Minor Planet 5 Astraea (Mag 9.1) is in constellation Leo this month about 10 degrees below the middle of the Lion’s tail. It is about 106 million miles from Earth at this time and has an orbit period of 4.13 years. It is another potato shaped rock about 75 miles wide. This asteroid was discovered in 1845 by amateur astronomer and postal employee Karl Ludwig Hencke and the King of Prussia awarded him an annual pension of 1,200 marks for the discovery. It should become visible shortly after sunset so might be seen at the BSC star party all the way up to midnight and later.

 

Minor Planet 1 Ceres (Mag 9.1) is the biggest object in the asteroid belt with a diameter of about 590 miles. It is in constellation Cetus and can be found about 8 degrees above the back of the Whale’s head. It is about 348 million miles from Earth and has a period of 4.60 years. It was discovered in 1801 and for 50 years was classified as the 8th planet. It will be visible Saturday evening after the sun sets for a short period of time (1.5 hours) so might be seen at the BSC star party. This asteroid will be the next stop for the Dawn spacecraft.

 

Deep Sky:

This month let’s consider looking at some objects in Cancer the Crab:

 

M44 (Mag 3.1) is an open star cluster called the “Beehive Cluster”, 580 light years from Earth that spans 16 light years. It contains about 50 stars with the brightest shining at magnitude 6.3. The heart of the cluster contains a quartet of stars forming a box. Its age is estimated to be 660 million years and was first observed by Messier in 1769. It is found about half way between stars Regulus and Pollux.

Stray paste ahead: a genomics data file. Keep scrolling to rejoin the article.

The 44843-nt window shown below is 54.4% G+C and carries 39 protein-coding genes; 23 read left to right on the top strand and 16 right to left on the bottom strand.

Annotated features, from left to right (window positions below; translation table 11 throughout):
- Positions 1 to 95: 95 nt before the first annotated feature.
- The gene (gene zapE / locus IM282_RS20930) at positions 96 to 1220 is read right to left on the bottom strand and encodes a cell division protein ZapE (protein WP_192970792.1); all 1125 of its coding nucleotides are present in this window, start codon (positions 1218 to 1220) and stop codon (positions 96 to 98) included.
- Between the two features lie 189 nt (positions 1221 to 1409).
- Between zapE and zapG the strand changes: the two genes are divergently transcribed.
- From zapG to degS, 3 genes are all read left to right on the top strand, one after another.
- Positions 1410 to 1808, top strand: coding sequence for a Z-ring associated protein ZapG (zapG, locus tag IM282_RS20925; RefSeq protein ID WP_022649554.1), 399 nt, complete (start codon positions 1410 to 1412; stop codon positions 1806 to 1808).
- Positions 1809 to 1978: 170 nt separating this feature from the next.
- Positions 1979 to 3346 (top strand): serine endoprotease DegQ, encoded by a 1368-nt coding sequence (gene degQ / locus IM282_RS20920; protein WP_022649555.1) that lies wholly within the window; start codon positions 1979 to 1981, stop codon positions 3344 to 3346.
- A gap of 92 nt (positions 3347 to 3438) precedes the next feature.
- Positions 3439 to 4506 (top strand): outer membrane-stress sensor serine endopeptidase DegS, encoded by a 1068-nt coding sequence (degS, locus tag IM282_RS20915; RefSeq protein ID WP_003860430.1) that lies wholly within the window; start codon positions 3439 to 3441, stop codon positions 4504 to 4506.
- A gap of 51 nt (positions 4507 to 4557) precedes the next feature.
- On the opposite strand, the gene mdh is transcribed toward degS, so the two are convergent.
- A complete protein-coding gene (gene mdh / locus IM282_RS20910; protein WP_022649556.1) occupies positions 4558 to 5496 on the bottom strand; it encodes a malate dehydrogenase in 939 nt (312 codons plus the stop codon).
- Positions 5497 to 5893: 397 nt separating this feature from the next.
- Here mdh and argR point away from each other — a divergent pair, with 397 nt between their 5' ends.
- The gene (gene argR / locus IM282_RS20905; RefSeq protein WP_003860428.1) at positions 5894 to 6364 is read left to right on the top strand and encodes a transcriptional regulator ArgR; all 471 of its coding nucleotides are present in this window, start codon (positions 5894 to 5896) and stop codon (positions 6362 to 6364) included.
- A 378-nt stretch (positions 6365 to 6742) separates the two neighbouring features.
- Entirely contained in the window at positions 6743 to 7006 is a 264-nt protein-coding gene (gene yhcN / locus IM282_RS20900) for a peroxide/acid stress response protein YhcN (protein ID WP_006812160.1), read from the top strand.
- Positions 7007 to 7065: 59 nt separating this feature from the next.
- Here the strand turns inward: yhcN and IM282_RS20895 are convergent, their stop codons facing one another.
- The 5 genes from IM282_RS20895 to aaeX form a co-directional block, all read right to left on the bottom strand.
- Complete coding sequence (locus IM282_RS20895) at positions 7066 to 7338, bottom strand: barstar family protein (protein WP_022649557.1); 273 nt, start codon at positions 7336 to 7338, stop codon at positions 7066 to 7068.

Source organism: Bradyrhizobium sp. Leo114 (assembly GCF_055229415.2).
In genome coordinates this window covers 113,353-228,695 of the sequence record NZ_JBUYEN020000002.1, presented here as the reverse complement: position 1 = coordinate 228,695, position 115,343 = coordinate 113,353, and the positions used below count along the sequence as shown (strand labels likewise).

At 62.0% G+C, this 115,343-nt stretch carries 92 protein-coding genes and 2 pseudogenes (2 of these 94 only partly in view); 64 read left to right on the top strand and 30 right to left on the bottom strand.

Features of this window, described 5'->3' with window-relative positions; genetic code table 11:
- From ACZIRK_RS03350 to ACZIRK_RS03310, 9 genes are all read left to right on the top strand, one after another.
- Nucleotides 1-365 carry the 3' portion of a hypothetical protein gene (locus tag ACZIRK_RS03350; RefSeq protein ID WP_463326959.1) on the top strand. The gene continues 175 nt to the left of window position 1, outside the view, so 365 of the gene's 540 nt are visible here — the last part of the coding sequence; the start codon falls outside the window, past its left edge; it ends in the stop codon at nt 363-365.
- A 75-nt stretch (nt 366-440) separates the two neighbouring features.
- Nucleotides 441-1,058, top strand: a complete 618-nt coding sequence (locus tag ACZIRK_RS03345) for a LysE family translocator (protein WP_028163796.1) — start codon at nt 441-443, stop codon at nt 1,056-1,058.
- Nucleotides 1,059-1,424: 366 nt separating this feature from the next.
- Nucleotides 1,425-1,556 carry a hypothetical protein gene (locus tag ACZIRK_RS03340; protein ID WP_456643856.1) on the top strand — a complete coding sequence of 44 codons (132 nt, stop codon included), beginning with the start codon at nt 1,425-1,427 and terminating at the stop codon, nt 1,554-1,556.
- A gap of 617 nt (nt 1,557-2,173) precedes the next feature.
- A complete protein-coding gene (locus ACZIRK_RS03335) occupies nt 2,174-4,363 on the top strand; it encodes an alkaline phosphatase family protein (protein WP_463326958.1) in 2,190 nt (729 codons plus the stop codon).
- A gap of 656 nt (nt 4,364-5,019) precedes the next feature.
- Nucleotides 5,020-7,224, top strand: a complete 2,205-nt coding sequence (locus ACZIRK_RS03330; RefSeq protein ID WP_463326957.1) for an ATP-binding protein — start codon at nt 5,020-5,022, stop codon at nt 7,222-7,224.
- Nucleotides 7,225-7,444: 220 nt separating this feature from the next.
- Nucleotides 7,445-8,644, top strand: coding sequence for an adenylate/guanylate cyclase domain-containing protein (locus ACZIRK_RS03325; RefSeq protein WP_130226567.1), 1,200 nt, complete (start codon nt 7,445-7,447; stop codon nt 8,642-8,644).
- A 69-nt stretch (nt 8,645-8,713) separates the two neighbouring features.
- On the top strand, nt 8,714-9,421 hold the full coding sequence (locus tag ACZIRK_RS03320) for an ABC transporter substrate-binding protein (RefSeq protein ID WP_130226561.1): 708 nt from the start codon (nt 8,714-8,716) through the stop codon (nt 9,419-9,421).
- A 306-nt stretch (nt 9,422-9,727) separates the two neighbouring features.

M67 (Mag 6.9) is an open star cluster called the “King Cobra”, 2,700 light years from Earth. It spans 24 light years and contains about 200 stars, the brightest shining at magnitude 9.7. Its age is estimated to be 3.2 billion years and was observed by Messier in 1780. It can be found by moving the telescope slightly above the half way point between stars Regulus and Procyon. The majority of stars in this cluster form a semicircle with a single bright star lying just outside.

 

Iota Cancri is a double star consisting of a 4th magnitude and a 6th magnitude star that is separated by just 31”. This is the star on top (North) of the upside down “Y” shaped constellation.

 

Don't forget to bring your gloves, coats & sweaters because it can get very cold after the sun sets and the night approaches midnight when we close. After you set up your telescope, there are three picnic tables where you can sit and eat food you might bring, while waiting for the sky to get dark. Please remember to cart off all your trash as there are no garbage cans at BSC. There is also one portable restroom on site should nature call.

 

Hope to see you there.

 

Your OCA star party host,

Steve